|Recitation of the Lotus Sutra (Jpn. Gongyo),
World-honored One, and Declarer of the Truth were three of ten honorary titles associated
with Sakyamuni (Sage of the Sakya Clan). In his youth, he grew up Prince Siddhartha
Gautama (his royal family name), abdicated his throne in search of a solution to the
question of life and death, and eventually attained enlightenment at the age of 30. Some
500 years Before the Common Era (B.C.E.) this seer wandered throughout India teaching an
increasingly sophisticated discourse on the scope, nature and essence of existence. After
42 years of teaching, just as his followers thought they had learned all he had to teach,
he gathered them once more. Before beginning this sermon, popularly known as the Lotus
Sutra, he announced that nothing he had taught them up to this point could result in their
achievement of a buddha-state equal to his. While his disciples had reached certain levels
of enlightenment (Skt. arhat, prateykabuddha, and bodhisattva), they never hoped to
achieve the unsurpassed Perfect Enlightenment that Sakyamuni had achieved. As the Lotus
Sutra opened, Sakyamuni is joined by an assembly of some 300,000 sentient beings. The
congregation observes that the Buddha is sitting in perfect stillness, as a ray of light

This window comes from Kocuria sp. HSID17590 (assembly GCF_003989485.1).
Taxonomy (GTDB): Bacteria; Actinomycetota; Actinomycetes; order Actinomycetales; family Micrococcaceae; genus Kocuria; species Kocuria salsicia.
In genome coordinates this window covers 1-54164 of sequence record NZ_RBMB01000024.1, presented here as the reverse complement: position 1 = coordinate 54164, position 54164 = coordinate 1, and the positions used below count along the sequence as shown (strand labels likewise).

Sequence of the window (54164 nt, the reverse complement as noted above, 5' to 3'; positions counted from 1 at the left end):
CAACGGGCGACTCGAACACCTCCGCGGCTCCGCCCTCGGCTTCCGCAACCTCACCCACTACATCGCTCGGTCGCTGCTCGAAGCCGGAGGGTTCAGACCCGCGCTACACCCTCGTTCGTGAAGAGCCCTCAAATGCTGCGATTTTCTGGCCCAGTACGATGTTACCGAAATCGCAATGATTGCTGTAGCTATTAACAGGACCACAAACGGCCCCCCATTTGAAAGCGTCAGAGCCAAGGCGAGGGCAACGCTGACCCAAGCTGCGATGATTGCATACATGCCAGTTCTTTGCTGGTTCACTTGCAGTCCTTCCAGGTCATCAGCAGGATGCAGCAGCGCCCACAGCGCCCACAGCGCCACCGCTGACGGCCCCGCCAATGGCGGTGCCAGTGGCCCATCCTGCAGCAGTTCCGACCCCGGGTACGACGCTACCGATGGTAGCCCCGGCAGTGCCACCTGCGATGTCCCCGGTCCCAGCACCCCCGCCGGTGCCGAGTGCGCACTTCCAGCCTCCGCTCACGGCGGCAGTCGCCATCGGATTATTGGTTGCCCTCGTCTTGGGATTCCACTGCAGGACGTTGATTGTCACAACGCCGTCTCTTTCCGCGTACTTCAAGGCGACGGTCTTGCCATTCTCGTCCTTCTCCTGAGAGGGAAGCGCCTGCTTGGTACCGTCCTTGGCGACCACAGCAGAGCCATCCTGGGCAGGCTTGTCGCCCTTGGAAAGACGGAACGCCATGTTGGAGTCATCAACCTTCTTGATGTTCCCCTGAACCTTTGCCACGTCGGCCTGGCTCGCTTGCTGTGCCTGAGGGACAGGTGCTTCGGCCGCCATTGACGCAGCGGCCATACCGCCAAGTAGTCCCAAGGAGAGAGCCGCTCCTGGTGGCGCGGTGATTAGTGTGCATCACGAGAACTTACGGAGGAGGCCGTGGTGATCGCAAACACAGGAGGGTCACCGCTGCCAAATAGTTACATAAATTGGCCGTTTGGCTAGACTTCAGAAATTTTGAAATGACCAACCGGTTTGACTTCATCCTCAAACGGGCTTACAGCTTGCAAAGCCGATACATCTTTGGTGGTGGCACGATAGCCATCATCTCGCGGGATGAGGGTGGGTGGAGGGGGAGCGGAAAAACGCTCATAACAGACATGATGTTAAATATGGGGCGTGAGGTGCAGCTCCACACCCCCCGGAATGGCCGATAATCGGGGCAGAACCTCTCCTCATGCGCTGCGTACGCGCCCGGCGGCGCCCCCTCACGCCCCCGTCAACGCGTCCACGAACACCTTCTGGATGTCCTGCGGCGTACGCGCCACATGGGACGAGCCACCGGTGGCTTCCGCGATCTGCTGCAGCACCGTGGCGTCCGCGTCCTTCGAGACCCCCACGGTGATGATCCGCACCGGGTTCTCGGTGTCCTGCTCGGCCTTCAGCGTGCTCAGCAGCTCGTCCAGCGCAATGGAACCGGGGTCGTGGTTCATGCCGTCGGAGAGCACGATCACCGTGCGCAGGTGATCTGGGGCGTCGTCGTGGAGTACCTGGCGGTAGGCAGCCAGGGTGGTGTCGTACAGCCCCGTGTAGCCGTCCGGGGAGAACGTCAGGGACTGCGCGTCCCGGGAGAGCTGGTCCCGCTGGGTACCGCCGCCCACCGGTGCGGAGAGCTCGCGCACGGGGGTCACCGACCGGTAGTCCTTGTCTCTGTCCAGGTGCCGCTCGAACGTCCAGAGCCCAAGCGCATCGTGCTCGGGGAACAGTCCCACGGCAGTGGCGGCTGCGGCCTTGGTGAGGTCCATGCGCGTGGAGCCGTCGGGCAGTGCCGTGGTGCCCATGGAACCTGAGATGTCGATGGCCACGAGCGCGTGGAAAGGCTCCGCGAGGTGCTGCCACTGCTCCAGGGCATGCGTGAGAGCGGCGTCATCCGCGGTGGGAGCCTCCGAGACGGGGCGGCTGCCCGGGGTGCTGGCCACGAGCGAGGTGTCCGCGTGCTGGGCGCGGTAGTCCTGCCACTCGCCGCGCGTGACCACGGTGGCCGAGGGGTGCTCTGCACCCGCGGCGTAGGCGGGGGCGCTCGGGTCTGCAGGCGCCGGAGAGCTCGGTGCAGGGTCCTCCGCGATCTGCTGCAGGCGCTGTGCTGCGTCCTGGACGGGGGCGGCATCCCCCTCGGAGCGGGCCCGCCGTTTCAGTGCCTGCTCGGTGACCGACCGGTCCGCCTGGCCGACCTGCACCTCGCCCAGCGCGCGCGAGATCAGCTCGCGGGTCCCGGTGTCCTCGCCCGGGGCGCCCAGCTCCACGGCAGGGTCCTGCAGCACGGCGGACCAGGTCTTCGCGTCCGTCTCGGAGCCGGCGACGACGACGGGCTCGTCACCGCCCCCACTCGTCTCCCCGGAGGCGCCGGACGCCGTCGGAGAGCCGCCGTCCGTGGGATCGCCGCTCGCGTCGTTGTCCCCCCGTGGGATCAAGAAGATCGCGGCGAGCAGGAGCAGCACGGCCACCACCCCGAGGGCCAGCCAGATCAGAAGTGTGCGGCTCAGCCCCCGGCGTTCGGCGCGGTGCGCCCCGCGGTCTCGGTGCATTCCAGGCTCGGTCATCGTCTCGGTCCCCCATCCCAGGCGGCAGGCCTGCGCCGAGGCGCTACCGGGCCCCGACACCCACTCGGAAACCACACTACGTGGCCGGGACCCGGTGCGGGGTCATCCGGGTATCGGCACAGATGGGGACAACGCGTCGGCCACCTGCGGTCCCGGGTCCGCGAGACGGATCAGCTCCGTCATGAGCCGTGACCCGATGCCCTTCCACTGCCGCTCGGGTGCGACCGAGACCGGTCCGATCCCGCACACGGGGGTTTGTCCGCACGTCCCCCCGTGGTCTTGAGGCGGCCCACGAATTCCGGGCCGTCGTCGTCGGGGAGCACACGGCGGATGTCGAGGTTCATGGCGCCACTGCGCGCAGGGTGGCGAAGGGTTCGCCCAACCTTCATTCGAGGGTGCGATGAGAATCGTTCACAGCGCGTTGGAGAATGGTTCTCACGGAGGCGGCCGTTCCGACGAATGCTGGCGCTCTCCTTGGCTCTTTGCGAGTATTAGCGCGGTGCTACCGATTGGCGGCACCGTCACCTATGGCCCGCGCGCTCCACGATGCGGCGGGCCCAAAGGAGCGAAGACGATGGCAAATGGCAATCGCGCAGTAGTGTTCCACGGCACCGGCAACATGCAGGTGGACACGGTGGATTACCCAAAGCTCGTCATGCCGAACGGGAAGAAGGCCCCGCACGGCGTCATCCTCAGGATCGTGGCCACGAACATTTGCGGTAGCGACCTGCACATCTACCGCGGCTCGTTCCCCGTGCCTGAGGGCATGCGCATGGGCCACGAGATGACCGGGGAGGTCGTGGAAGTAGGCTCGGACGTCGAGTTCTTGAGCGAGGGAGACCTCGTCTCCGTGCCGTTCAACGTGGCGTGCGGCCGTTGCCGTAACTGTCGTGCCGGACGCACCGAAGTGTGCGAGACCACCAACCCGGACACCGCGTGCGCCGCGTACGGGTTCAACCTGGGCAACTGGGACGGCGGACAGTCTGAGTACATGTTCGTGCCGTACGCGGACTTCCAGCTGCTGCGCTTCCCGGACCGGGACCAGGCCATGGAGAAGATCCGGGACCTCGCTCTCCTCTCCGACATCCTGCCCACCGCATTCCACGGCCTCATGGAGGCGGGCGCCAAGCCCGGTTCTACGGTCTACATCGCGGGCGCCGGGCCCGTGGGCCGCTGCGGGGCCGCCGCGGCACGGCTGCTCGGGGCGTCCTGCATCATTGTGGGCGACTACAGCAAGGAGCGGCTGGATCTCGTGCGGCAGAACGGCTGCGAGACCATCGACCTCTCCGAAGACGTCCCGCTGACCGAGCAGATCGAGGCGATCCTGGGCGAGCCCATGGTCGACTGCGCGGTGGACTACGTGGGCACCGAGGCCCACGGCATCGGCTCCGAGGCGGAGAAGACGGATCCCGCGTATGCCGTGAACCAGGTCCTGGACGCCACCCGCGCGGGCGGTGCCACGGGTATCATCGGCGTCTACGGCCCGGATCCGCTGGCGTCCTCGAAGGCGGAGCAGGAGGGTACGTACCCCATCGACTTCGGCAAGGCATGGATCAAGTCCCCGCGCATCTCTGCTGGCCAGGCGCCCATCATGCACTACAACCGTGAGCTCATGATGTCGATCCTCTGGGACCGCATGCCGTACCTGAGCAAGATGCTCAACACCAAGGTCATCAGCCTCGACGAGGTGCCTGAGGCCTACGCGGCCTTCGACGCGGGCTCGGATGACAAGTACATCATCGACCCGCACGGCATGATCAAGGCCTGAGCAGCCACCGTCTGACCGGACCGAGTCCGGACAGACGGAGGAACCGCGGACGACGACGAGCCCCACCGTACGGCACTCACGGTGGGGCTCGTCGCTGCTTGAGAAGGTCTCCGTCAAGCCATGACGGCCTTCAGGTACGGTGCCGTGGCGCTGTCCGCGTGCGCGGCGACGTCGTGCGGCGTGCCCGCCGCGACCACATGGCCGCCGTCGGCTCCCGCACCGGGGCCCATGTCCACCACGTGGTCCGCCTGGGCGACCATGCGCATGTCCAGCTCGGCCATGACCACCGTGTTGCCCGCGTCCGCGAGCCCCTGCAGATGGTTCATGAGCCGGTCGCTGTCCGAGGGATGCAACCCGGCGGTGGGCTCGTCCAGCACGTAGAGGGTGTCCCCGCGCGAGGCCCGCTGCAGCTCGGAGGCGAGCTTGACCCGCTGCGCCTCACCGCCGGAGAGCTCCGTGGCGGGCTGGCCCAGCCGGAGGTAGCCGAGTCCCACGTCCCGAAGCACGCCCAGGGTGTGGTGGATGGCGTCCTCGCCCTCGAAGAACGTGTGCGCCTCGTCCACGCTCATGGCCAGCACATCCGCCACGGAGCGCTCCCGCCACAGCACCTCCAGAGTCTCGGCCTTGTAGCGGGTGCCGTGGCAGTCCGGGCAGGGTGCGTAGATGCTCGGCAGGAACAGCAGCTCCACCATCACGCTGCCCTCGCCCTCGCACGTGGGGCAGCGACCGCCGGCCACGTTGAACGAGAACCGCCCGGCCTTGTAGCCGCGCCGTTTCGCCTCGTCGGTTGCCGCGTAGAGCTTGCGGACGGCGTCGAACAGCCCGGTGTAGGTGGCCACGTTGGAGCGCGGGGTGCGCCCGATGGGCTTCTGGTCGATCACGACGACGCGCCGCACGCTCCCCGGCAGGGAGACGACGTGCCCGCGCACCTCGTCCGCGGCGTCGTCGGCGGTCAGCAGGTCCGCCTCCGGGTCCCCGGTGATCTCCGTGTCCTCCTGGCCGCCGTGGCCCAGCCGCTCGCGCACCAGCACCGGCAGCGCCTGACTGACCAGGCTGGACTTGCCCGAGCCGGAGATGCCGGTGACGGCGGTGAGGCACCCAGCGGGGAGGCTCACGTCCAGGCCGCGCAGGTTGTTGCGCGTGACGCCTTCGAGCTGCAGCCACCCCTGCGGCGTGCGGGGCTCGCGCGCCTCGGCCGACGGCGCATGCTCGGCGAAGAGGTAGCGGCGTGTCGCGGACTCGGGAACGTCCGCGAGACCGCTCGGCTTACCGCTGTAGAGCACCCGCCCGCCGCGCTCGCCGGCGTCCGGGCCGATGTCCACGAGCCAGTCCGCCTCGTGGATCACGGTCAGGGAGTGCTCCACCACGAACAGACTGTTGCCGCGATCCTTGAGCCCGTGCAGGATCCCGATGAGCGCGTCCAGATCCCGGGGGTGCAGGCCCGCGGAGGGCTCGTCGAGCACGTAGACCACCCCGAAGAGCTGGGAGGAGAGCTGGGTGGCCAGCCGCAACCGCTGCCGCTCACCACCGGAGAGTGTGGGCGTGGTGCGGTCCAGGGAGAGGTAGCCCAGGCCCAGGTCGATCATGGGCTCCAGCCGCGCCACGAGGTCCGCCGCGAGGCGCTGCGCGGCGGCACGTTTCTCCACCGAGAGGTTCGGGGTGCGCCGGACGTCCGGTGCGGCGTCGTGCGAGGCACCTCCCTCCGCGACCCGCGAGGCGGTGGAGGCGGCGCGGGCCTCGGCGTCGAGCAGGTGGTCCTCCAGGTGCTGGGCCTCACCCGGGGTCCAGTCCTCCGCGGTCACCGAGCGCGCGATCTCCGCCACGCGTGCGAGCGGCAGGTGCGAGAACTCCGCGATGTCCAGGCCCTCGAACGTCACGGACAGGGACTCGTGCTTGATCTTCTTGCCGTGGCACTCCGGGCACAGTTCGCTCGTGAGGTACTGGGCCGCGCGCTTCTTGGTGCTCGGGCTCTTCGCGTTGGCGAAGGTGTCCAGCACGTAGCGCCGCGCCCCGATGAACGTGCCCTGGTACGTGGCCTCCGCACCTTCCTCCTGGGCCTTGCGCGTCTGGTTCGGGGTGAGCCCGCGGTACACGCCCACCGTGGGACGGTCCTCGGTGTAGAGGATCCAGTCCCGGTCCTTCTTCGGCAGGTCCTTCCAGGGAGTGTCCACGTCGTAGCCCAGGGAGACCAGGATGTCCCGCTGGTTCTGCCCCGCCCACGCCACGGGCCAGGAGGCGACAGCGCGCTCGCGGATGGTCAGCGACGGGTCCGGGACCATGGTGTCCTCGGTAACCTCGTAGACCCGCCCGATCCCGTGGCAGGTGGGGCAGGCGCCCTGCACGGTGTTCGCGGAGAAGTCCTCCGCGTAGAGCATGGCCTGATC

emanates from his forehead. The topic he is meditating upon is revealed by the beam. It
spotlights various universal scenes of mortal experience ranging from total misery
to absolute bliss and all the variations in between those two bookends. This event is a
signal that the Buddha is about to reveal his most profound teaching. As the second
chapter of the Lotus Sutra begins, he opens his eyes and begins to speak directly. This
act is itself precedent breaking, as Sakyamuni traditionally preached his sutras only in
response to some question he received from his audience. Up to now, he had taught
according to the capacity of his listeners to understand. His decision to speak directly
indicated that the teaching about to be expounded was not dependent on such tactful means.
Thus, he begins the Lotus Sutra, Buddhism's climactic and most revolutionary teaching.
© 1999. EverLife Foundation.
Note: brackets [ ] are implied statements to be read as enhanced text.
Parenthesis ( ) are used for identifying proper names in Sanskrit or Japanese, and for
definitions or points of clarification that do not read as part of the text.
Sutra Title: Myoho-Renge-Kyo
English: Sutra of the Perfectly Endowed Reality of Everlasting Life
(abbreviated title: The Lotus Sutra)
Chapter 2 Title: Hoben-pon dai ni
English: Tactful Means
At that time, the World-honored
One, emerging from contemplative meditation, spoke to his wise disciple Sariputra (Jpn.
Sharihotsu) as follows:
The wisdom possessed by all
buddhas is infinitely profound. Its entryway is beyond the capacity of my most learned
followers, even those most skilled in realizing Truth.
Why is that so? All
buddhas are in league with one another as they each had been in service to one hundred,
one thousand, ten thousand, one million, even countless numbers of buddhas. Because